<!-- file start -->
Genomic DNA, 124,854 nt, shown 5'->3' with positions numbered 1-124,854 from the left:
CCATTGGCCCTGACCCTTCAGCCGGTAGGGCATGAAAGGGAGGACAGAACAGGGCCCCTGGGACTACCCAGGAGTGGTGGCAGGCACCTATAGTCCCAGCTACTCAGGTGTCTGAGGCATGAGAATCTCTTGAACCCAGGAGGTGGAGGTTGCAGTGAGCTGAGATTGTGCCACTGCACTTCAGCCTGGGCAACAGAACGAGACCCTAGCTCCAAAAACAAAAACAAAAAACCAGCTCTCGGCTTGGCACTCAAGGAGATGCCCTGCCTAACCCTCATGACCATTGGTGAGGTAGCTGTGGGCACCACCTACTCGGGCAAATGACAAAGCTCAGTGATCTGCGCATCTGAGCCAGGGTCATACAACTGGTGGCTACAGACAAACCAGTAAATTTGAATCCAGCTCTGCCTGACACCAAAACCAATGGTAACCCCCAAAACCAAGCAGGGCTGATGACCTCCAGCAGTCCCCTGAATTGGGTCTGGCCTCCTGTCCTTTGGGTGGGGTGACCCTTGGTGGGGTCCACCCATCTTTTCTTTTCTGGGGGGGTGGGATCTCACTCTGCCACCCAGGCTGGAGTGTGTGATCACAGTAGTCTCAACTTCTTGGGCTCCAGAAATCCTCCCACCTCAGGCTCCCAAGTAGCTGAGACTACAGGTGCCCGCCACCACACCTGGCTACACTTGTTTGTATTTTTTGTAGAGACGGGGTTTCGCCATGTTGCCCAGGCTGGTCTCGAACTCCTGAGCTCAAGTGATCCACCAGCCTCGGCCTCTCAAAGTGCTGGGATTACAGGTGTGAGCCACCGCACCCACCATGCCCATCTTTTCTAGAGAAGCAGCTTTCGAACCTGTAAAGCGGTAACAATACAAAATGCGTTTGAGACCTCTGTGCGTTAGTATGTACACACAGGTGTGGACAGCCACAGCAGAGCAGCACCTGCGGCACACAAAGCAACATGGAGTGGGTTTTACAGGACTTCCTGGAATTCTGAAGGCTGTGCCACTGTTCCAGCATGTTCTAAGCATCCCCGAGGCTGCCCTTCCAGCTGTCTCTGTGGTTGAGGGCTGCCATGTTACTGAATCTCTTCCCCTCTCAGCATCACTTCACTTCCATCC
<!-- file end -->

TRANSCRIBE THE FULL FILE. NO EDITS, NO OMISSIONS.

Genomic DNA, 124,854 nt, shown 5'->3' with positions numbered 1-124,854 from the left:
CCATTGGCCCTGACCCTTCAGCCGGTAGGGCATGAAAGGGAGGACAGAACAGGGCCCCTGGGACTACCCAGGAGTGGTGGCAGGCACCTATAGTCCCAGCTACTCAGGTGTCTGAGGCATGAGAATCTCTTGAACCCAGGAGGTGGAGGTTGCAGTGAGCTGAGATTGTGCCACTGCACTTCAGCCTGGGCAACAGAACGAGACCCTAGCTCCAAAAACAAAAACAAAAAACCAGCTCTCGGCTTGGCACTCAAGGAGATGCCCTGCCTAACCCTCATGACCATTGGTGAGGTAGCTGTGGGCACCACCTACTCGGGCAAATGACAAAGCTCAGTGATCTGCGCATCTGAGCCAGGGTCATACAACTGGTGGCTACAGACAAACCAGTAAATTTGAATCCAGCTCTGCCTGACACCAAAACCAATGGTAACCCCCAAAACCAAGCAGGGCTGATGACCTCCAGCAGTCCCCTGAATTGGGTCTGGCCTCCTGTCCTTTGGGTGGGGTGACCCTTGGTGGGGTCCACCCATCTTTTCTTTTCTGGGGGGGTGGGATCTCACTCTGCCACCCAGGCTGGAGTGTGTGATCACAGTAGTCTCAACTTCTTGGGCTCCAGAAATCCTCCCACCTCAGGCTCCCAAGTAGCTGAGACTACAGGTGCCCGCCACCACACCTGGCTACACTTGTTTGTATTTTTTGTAGAGACGGGGTTTCGCCATGTTGCCCAGGCTGGTCTCGAACTCCTGAGCTCAAGTGATCCACCAGCCTCGGCCTCTCAAAGTGCTGGGATTACAGGTGTGAGCCACCGCACCCACCATGCCCATCTTTTCTAGAGAAGCAGCTTTCGAACCTGTAAAGCGGTAACAATACAAAATGCGTTTGAGACCTCTGTGCGTTAGTATGTACACACAGGTGTGGACAGCCACAGCAGAGCAGCACCTGCGGCACACAAAGCAACATGGAGTGGGTTTTACAGGACTTCCTGGAATTCTGAAGGCTGTGCCACTGTTCCAGCATGTTCTAAGCATCCCCGAGGCTGCCCTTCCAGCTGTCTCTGTGGTTGAGGGCTGCCATGTTACTGAATCTCTTCCCCTCTCAGCATCACTTCACTTCCATCC